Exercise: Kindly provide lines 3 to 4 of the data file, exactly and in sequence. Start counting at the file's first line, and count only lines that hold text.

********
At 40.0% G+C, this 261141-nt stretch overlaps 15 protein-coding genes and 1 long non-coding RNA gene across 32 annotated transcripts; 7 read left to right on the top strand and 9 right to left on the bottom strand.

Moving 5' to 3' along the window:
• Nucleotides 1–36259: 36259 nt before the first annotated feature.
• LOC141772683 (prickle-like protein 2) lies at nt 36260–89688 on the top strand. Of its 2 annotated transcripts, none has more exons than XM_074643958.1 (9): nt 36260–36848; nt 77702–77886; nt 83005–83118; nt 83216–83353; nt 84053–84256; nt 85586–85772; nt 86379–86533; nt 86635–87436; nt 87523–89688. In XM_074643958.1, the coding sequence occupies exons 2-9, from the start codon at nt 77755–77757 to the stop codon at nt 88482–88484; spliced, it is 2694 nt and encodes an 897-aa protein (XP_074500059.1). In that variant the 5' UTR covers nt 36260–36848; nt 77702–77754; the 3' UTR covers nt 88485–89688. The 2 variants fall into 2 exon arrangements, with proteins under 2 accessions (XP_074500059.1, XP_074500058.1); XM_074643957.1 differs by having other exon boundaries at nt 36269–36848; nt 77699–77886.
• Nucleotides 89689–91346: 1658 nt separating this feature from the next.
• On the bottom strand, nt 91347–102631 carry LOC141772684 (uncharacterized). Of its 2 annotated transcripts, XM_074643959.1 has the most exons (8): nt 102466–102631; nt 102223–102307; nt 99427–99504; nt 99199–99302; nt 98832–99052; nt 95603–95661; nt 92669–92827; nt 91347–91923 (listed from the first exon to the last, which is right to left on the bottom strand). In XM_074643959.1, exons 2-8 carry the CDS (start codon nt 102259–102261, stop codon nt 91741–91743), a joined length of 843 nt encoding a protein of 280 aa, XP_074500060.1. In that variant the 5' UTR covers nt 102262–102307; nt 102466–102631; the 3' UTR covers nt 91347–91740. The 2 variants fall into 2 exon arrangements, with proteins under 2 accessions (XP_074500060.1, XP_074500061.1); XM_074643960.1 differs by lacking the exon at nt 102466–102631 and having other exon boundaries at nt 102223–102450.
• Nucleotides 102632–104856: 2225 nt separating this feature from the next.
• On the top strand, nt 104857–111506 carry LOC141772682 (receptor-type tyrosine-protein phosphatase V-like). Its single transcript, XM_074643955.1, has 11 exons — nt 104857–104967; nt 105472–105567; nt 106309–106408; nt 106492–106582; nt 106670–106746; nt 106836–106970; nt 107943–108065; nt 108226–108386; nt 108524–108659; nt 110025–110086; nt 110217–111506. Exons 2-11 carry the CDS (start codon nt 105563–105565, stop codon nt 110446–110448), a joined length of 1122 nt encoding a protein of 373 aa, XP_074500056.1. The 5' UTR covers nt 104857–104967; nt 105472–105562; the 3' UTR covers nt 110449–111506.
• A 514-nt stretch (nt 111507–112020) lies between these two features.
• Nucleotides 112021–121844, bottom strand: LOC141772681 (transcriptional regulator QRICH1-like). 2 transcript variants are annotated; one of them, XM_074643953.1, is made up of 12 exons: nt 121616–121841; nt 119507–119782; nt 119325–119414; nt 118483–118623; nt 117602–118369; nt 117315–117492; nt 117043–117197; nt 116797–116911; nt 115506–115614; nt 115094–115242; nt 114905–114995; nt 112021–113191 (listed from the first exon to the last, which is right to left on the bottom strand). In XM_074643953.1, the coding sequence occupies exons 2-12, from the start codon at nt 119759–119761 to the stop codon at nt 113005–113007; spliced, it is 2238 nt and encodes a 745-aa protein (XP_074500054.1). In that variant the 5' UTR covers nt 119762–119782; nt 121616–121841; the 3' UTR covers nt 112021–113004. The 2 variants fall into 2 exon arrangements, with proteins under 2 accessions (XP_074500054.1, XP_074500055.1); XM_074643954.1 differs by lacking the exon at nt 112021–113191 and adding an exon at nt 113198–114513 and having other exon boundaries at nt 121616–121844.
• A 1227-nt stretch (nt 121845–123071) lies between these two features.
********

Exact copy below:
• Nucleotides 1–36259: 36259 nt before the first annotated feature.
• LOC141772683 (prickle-like protein 2) lies at nt 36260–89688 on the top strand. Of its 2 annotated transcripts, none has more exons than XM_074643958.1 (9): nt 36260–36848; nt 77702–77886; nt 83005–83118; nt 83216–83353; nt 84053–84256; nt 85586–85772; nt 86379–86533; nt 86635–87436; nt 87523–89688. In XM_074643958.1, the coding sequence occupies exons 2-9, from the start codon at nt 77755–77757 to the stop codon at nt 88482–88484; spliced, it is 2694 nt and encodes an 897-aa protein (XP_074500059.1). In that variant the 5' UTR covers nt 36260–36848; nt 77702–77754; the 3' UTR covers nt 88485–89688. The 2 variants fall into 2 exon arrangements, with proteins under 2 accessions (XP_074500059.1, XP_074500058.1); XM_074643957.1 differs by having other exon boundaries at nt 36269–36848; nt 77699–77886.